by CaroPosted on

Washington, DC. based artist Ashley Oubré creates compelling photoreal images with just carbon pencil, graphite and india ink. Her drawings capture private moments of shame and humiliation from insecurities that many of us face. As someone who once fought depression, she’s set out to embrace what society considers abnormal; obesity, stretch marks, age spots, and twisted spines. These are the characteristics that connect her subjects.

by Nastia VoynovskayaPosted on

The way we express ourselves intimately with our partners in real life seldom resembles the glamorous heaving and sighing of movie sex scenes. Italian artist Riccardo Mannelli eschews these cinematic cliches when he conveys personal moments between couples. In his ongoing series of works on paper, Mannelli’s approach to erotica feels natural and unpretentious. The bodies he focuses on are not idealized by any means: He honestly depicts his subjects’ aging physiques, tattoos, and body hair. By embracing these so-called imperfections, Mannelli celebrates their beauty.

by Nastia VoynovskayaPosted on


Jim Dingilian’s work comes in the form of a message in a bottle, which he draws with the tip of candle on the glass’s surface. The result is a smokey image nestled within the bottle’s concave shape. Dingilian uses his unconventional medium in a way that evokes India ink, impressively handling the flame like a brush. His scenes are well-defined and highly detailed. Dingilian has fun with layering opaque and translucent layers of smoke, resulting in complex scenes within each vessel.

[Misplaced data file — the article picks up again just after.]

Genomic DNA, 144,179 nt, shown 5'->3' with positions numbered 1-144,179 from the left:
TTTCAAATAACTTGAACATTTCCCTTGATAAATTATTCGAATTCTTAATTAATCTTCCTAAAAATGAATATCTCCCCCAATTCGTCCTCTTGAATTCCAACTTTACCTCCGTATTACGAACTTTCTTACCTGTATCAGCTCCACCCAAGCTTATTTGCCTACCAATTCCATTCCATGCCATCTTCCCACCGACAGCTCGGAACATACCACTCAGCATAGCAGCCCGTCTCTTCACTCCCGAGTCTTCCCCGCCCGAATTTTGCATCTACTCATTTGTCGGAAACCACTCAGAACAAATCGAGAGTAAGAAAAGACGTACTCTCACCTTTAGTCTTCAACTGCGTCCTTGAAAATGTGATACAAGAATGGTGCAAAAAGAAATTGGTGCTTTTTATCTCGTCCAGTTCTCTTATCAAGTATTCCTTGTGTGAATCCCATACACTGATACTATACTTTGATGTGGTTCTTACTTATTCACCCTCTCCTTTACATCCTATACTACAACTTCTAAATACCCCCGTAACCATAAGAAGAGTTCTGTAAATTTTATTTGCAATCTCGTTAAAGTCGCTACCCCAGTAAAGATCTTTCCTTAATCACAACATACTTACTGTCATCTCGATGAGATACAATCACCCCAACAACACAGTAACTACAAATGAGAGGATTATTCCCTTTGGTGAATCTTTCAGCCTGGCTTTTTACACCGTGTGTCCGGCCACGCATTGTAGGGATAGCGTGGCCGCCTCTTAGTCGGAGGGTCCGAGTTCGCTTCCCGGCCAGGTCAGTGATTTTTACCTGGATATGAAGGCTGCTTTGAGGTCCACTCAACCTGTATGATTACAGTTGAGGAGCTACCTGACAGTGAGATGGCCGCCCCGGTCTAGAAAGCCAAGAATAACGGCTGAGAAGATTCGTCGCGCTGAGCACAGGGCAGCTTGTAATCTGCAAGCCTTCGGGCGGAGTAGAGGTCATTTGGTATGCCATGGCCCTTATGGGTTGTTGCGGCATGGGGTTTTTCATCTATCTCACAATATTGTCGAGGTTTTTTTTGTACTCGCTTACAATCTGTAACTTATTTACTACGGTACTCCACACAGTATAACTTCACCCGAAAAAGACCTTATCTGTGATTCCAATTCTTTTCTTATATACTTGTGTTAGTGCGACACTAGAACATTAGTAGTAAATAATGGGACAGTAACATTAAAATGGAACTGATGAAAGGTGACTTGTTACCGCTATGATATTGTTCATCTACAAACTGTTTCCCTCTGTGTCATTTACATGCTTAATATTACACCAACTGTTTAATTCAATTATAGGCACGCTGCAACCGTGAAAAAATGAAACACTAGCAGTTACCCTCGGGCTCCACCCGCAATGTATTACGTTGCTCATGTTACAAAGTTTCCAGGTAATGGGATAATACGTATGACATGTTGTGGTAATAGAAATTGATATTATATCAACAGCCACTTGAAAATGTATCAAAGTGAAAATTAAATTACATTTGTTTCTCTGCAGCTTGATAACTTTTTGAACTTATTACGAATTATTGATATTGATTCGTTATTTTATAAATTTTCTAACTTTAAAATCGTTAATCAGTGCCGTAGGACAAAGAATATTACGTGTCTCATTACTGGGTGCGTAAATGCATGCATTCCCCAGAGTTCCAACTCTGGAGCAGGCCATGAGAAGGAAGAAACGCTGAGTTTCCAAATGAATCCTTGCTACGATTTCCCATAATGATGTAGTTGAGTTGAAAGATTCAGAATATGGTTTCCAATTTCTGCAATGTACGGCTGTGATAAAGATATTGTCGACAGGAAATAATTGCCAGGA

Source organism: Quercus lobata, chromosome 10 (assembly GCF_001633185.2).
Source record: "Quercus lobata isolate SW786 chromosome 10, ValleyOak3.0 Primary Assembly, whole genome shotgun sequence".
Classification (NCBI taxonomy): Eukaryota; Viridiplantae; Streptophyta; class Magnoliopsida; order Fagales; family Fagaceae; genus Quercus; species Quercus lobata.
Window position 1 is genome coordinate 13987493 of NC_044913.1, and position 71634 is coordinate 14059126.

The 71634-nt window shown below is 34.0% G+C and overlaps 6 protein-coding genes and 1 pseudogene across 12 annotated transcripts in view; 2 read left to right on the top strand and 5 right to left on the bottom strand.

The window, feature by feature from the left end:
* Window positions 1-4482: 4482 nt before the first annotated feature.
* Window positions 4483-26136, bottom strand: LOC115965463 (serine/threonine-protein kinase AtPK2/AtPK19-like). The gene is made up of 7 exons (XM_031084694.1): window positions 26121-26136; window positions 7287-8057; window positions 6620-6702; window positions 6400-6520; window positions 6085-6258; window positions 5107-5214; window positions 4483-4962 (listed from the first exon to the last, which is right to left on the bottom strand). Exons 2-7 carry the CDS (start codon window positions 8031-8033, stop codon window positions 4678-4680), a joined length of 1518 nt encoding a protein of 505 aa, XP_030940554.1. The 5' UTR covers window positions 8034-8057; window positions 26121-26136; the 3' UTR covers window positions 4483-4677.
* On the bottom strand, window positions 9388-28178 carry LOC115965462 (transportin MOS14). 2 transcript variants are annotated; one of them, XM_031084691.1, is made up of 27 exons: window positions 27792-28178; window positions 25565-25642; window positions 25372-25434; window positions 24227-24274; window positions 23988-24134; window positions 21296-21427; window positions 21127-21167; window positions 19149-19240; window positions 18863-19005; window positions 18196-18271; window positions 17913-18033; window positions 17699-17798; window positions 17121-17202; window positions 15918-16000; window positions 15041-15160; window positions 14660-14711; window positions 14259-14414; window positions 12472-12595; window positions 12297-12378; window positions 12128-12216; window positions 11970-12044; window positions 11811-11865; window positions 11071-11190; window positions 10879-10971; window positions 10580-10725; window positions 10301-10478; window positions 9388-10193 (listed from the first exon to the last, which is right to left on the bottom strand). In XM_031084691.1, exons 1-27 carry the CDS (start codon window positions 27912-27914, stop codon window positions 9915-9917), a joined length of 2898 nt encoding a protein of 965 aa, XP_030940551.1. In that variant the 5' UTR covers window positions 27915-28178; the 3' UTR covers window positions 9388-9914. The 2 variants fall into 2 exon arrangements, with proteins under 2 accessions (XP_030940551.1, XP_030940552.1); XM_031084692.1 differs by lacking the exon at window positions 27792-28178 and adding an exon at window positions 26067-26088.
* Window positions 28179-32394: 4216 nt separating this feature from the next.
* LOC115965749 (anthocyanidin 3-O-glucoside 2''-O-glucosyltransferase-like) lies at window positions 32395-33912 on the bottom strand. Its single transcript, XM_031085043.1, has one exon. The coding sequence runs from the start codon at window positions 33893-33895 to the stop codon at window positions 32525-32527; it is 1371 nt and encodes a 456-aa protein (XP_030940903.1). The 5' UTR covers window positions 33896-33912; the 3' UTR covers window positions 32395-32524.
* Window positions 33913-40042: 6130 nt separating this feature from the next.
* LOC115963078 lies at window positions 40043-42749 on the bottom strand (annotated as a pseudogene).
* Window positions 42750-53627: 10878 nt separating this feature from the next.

by CaroPosted on

Greg Eason has created thought provoking new images for his upcoming exhibition “CLASSIC/ LUXURY / EXOTIC / ROMANCE (C/L/E/R)” at Space W10 in London, opening January 15th. He will show alongside Bristol-based artist Anouk Mercier, where together they mix-up references of the past and future. Eason’s drawings are heavy with an empty vastness as in previous works, covered here. His use of negative space to depict Romantic subjects have merged with the exoctic. Replacing the eggs and skulls is the statue of Winged Victory of Samothrace, combined with jumping dolphins and Scarlet Macaws, stripped of their brilliance by a monochromatic palette.

by CaroPosted on

Japanese artist Yasuto Sasada, just 27 years old, has already made a name for himself in the modern art and fashion world, through his collaborations with Yohji Yamamoto. Sasada has his own visual language that combines cultural traditions with the future. His detailed pen drawings of creatures mix motifs from modern technology and religion. Their black and white tonality, achieved with a thin 0.3mm pen, is harshly contrasted against bright pink, blue, and green backgrounds. He’s created a new form of painting that juxtaposes old and contemporary ideas, taking us into an entirely new dimension.

by Nastia VoynovskayaPosted on

Rachel Fagiano subsumes her characters in copious fungal growths that tower over them like enormous headpieces. The artist draws with a combination of micropigment ink and graphite on paper. Her colorful, trippy-looking mushrooms stand out against the white backgrounds. Fagiano’s characters seem to be in constant conflict with one another, though it’s unclear for what reason. They pinch, hit, and choke each other in a blind rage — perhaps hinting at the senselessness of violence. Her work evokes that of Chinese artist Zhou Fan, whom we covered on the blog previously here.